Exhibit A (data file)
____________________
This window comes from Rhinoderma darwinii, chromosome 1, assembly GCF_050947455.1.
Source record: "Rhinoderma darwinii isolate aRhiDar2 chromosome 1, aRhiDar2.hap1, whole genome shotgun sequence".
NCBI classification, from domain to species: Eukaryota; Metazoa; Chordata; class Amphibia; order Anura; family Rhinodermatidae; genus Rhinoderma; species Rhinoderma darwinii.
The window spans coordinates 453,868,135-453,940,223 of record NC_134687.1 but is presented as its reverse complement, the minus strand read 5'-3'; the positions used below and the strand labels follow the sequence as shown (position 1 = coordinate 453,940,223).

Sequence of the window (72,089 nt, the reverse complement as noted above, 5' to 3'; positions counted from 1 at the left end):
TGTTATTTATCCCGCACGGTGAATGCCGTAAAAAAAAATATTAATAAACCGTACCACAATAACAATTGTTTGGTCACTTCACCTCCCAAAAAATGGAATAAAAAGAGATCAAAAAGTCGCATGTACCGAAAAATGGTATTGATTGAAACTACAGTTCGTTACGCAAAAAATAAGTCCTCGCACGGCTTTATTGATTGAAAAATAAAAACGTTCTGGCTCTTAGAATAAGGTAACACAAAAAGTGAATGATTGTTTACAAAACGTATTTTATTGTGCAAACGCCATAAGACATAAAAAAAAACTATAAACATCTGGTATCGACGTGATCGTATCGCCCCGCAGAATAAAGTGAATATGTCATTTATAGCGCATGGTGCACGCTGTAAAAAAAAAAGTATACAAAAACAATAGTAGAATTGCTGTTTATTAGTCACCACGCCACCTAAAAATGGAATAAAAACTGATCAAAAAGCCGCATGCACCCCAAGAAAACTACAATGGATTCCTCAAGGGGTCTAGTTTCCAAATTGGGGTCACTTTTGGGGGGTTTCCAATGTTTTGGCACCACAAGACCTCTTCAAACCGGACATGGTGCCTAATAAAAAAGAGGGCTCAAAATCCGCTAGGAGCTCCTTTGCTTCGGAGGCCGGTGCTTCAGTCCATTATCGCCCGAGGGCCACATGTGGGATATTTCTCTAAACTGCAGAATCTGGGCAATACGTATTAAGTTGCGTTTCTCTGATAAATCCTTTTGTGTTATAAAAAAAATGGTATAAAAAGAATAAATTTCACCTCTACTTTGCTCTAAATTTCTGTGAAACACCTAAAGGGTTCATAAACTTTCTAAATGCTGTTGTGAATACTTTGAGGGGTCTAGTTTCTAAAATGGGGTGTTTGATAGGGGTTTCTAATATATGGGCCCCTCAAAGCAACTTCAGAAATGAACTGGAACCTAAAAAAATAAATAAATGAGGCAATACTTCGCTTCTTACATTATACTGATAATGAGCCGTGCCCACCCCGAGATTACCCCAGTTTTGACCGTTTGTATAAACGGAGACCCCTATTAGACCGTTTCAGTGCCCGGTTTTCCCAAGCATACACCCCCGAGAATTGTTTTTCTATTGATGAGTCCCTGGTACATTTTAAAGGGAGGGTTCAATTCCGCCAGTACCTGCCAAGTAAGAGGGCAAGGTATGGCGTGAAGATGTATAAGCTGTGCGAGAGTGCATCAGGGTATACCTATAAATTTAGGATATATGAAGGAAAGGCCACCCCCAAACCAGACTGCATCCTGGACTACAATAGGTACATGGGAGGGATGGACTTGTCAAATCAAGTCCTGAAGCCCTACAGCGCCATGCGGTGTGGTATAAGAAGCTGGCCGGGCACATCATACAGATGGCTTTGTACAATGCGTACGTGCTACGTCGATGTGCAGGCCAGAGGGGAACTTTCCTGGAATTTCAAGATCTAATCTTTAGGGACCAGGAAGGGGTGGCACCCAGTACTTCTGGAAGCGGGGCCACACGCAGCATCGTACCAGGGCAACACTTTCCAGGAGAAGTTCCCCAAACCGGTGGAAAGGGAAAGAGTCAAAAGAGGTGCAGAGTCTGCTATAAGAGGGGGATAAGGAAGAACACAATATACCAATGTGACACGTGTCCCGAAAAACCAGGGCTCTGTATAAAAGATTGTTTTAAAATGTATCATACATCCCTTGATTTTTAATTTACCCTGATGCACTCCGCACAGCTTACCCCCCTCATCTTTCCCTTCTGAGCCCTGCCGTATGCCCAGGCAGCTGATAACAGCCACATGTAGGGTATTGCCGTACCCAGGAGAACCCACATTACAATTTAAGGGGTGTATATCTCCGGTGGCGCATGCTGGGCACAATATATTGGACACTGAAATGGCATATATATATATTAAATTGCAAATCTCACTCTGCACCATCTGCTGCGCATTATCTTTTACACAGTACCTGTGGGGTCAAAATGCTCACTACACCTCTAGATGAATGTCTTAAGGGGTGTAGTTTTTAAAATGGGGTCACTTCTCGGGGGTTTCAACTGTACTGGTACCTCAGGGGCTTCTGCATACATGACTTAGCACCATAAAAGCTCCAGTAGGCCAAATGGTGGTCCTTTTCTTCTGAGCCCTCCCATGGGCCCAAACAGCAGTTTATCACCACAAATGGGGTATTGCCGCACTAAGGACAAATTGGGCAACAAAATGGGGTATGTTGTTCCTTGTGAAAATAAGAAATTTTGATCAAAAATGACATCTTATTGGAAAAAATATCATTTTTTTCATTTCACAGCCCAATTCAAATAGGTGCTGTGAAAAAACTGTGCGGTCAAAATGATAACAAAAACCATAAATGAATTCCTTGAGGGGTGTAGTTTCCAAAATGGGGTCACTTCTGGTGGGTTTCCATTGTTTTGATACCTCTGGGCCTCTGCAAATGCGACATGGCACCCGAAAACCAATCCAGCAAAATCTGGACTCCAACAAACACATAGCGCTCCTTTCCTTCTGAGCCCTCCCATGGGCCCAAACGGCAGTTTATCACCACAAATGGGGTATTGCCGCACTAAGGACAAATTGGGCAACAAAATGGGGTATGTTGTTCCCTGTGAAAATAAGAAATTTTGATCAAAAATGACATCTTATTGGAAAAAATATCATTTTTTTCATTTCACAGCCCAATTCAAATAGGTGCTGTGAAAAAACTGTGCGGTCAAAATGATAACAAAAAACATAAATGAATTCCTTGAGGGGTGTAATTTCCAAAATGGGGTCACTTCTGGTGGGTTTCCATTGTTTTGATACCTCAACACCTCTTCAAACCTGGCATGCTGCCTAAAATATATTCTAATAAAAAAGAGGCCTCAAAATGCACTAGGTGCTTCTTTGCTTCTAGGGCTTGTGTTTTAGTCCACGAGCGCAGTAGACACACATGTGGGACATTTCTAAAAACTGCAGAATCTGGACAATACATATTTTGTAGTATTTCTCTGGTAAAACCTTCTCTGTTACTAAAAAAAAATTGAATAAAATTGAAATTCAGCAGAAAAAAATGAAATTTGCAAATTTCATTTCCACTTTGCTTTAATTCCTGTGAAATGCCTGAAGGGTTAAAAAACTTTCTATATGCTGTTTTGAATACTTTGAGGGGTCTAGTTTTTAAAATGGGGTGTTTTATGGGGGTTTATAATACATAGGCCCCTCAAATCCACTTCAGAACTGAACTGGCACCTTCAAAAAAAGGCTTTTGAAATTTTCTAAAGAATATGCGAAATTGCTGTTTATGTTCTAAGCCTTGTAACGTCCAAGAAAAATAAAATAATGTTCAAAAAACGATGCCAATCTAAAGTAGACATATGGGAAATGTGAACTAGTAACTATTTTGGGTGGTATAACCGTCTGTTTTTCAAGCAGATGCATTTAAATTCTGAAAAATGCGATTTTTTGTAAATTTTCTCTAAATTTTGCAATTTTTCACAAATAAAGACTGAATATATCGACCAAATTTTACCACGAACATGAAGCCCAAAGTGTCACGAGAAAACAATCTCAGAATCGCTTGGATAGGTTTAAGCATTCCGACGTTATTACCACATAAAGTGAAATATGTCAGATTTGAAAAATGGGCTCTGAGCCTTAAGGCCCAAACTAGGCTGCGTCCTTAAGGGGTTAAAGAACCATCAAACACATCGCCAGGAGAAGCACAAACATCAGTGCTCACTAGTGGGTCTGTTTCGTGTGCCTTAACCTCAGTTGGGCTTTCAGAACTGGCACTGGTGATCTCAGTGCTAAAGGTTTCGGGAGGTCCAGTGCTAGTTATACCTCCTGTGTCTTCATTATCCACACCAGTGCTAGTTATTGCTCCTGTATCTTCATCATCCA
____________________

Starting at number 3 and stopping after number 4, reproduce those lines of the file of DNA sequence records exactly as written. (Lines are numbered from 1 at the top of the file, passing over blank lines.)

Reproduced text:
NCBI classification, from domain to species: Eukaryota; Metazoa; Chordata; class Amphibia; order Anura; family Rhinodermatidae; genus Rhinoderma; species Rhinoderma darwinii.
The window spans coordinates 453,868,135-453,940,223 of record NC_134687.1 but is presented as its reverse complement, the minus strand read 5'-3'; the positions used below and the strand labels follow the sequence as shown (position 1 = coordinate 453,940,223).